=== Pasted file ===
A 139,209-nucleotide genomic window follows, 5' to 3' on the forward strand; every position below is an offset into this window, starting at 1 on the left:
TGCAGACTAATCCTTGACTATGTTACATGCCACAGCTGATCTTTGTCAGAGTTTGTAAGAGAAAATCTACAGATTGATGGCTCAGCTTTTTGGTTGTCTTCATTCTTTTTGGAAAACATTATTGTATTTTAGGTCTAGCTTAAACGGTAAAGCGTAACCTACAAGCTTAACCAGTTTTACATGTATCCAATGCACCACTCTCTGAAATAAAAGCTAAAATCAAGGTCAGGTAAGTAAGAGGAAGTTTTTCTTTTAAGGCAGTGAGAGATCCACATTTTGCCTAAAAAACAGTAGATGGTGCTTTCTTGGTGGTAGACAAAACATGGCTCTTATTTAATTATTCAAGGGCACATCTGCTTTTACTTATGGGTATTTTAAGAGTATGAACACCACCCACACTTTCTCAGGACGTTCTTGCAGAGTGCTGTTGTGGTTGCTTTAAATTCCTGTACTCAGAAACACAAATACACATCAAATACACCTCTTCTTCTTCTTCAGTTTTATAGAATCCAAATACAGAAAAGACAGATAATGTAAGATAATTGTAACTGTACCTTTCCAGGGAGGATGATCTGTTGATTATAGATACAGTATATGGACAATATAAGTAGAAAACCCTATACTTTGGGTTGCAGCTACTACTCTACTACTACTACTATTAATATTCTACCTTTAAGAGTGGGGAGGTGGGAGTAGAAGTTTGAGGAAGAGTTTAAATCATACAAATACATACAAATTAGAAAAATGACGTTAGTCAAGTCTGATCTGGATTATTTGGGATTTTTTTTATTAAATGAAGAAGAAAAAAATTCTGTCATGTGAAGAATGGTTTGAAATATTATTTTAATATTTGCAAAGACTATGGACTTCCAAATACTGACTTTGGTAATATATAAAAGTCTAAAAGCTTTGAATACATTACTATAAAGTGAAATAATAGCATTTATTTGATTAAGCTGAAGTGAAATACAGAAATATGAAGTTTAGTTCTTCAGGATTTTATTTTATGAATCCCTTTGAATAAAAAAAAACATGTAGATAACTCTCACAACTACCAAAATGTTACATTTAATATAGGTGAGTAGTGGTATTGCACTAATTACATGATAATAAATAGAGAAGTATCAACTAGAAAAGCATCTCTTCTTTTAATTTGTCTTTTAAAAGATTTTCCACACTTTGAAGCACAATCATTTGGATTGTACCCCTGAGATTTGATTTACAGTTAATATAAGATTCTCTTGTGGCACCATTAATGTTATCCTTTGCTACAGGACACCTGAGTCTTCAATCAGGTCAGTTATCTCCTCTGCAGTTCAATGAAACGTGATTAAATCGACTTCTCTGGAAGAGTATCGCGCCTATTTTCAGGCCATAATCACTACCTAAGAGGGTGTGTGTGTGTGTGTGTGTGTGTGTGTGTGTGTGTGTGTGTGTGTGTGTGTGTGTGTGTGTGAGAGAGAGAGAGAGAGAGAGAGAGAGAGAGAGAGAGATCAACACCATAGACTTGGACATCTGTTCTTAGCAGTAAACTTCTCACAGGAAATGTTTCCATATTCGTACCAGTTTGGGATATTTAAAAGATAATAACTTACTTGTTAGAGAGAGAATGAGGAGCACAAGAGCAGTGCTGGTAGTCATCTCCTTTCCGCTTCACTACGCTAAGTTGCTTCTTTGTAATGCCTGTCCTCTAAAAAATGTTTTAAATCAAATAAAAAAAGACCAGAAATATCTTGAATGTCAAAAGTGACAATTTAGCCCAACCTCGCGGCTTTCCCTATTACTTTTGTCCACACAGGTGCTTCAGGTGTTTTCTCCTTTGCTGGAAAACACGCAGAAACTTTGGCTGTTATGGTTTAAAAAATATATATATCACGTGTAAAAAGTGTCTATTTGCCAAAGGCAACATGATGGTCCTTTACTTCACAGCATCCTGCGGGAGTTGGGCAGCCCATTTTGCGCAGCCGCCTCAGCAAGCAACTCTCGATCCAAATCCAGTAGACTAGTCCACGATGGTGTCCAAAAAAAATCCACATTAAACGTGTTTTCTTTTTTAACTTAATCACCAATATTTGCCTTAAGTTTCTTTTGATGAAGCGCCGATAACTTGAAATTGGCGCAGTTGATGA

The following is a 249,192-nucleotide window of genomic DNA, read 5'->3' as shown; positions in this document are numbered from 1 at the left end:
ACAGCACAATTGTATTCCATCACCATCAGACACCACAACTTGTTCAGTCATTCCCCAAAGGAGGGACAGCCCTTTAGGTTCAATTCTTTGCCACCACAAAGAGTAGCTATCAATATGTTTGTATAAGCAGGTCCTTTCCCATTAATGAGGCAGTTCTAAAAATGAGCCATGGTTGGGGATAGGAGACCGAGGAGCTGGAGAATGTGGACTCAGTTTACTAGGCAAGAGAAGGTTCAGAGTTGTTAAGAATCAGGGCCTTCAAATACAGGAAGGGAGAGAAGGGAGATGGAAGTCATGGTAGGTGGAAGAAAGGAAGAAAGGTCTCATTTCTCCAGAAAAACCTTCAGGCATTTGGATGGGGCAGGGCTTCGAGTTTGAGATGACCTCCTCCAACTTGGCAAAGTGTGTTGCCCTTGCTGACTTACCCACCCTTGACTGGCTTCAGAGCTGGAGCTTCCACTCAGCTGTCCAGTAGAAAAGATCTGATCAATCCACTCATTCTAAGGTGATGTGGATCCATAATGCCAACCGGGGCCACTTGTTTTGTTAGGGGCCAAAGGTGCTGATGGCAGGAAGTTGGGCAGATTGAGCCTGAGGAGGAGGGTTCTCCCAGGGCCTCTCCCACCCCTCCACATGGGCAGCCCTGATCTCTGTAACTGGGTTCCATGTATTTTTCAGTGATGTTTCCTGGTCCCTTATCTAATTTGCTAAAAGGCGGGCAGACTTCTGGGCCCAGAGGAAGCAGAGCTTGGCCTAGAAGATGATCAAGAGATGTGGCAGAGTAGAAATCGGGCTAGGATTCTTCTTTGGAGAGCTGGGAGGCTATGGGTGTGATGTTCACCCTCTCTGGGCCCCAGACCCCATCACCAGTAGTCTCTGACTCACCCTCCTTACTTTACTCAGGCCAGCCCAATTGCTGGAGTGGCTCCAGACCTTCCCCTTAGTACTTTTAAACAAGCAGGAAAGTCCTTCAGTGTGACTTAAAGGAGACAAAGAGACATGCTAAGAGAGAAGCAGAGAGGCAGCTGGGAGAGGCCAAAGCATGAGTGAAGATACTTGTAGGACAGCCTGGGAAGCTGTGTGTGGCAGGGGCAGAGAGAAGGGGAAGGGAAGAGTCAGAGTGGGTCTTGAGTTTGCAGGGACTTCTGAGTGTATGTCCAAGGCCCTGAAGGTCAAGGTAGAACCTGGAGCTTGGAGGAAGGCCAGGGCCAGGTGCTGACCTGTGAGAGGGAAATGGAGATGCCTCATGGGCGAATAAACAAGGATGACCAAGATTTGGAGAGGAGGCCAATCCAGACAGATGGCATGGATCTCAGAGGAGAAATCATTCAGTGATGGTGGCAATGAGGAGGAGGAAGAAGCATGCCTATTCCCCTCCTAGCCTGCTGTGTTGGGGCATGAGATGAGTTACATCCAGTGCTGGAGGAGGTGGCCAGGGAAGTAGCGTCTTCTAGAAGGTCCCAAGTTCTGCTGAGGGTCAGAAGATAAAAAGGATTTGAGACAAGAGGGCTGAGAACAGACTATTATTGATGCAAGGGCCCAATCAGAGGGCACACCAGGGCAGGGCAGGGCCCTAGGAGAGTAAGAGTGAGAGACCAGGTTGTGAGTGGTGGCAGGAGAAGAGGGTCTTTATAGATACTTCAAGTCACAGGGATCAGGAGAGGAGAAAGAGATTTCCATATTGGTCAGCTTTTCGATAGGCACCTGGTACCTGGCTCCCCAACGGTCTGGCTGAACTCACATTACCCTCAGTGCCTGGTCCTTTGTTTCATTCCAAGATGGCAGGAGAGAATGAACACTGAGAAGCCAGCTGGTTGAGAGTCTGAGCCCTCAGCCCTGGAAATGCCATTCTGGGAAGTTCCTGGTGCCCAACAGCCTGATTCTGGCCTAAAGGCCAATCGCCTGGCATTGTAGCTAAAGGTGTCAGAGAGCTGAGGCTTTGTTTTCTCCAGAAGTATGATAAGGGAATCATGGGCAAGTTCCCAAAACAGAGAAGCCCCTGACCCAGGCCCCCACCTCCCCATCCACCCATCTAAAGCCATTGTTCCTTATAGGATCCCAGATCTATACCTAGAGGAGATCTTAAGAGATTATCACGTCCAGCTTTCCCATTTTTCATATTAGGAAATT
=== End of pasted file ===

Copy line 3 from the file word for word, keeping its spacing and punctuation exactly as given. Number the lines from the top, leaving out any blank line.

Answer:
The following is a 249,192-nucleotide window of genomic DNA, read 5'->3' as shown; positions in this document are numbered from 1 at the left end: